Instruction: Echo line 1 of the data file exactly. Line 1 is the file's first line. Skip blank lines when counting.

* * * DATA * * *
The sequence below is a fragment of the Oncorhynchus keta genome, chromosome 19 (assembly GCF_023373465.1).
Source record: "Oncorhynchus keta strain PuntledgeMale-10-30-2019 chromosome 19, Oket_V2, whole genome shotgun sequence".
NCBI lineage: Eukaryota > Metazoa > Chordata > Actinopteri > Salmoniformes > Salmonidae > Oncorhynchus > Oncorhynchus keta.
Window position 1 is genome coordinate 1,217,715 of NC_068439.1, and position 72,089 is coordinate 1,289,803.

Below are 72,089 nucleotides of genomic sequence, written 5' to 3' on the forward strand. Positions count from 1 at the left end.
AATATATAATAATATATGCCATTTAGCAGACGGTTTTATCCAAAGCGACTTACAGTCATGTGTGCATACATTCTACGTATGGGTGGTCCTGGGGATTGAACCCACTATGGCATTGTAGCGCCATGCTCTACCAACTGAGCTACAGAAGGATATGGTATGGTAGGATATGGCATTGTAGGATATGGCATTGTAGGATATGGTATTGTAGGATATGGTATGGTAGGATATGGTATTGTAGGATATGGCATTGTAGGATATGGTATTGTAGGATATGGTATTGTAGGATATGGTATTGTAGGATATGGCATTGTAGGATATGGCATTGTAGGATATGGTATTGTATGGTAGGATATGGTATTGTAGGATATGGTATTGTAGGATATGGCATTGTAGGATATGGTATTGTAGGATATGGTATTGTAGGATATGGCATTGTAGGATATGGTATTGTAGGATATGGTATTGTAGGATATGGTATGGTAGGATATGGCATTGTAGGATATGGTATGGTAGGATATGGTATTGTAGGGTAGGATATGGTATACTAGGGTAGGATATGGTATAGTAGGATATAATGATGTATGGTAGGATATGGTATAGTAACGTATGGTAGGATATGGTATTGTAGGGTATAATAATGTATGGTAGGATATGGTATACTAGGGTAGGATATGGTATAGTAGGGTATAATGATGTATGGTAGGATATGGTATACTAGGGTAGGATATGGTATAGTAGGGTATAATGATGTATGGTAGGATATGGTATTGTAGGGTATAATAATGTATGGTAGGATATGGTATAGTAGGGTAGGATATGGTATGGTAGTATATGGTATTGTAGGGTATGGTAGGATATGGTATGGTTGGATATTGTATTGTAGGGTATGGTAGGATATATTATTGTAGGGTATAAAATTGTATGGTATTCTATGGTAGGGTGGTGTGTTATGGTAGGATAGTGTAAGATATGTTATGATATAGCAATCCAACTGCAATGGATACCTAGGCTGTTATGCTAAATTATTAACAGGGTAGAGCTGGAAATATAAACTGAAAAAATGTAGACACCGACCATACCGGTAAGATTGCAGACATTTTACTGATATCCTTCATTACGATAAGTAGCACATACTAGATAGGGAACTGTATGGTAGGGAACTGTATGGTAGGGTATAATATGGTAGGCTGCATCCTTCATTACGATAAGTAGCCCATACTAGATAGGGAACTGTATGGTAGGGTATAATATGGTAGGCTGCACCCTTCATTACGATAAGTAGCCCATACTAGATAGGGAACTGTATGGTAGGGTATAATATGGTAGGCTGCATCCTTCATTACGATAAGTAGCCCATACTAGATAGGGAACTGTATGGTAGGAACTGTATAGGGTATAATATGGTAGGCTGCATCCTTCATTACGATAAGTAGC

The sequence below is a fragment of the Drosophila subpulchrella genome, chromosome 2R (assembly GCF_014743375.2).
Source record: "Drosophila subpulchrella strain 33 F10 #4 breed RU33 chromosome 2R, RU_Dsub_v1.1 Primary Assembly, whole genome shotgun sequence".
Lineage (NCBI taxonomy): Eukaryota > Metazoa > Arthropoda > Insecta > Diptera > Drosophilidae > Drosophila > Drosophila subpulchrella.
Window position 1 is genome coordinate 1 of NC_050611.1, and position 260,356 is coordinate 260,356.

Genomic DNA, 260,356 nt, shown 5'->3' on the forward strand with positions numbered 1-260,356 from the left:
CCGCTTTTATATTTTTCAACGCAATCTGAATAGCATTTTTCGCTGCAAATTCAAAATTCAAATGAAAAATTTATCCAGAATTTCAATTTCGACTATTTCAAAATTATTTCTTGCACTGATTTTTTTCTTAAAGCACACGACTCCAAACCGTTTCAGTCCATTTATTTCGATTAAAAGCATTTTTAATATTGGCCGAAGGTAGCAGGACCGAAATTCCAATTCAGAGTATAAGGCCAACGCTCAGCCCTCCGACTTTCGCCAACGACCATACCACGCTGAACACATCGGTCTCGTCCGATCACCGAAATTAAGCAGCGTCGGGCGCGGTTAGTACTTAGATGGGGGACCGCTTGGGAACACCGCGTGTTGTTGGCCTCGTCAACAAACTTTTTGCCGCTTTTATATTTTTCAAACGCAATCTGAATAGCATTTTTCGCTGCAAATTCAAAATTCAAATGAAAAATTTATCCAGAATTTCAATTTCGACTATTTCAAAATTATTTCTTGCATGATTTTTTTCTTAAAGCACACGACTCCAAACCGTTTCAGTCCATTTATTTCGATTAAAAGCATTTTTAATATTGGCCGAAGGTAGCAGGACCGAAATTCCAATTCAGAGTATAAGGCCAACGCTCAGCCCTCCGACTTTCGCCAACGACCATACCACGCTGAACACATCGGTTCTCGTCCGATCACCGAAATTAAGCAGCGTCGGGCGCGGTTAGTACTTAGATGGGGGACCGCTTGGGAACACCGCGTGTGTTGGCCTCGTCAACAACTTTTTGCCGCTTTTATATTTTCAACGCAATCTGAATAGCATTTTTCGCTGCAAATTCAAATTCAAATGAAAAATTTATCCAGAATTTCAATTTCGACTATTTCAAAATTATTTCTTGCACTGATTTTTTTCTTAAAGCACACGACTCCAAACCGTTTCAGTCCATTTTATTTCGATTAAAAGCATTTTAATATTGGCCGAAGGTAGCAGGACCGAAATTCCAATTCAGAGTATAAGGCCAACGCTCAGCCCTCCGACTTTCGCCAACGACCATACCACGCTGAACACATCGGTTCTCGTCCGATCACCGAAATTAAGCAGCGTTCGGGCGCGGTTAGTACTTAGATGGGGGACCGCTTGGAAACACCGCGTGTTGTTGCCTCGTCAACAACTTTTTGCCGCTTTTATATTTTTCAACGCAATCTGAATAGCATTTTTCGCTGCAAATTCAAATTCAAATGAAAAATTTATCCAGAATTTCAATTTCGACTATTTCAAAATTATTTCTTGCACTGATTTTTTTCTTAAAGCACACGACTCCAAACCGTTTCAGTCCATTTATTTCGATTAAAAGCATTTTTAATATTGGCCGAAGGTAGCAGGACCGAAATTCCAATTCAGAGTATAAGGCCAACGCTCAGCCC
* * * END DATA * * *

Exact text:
The sequence below is a fragment of the Oncorhynchus keta genome, chromosome 19 (assembly GCF_023373465.1).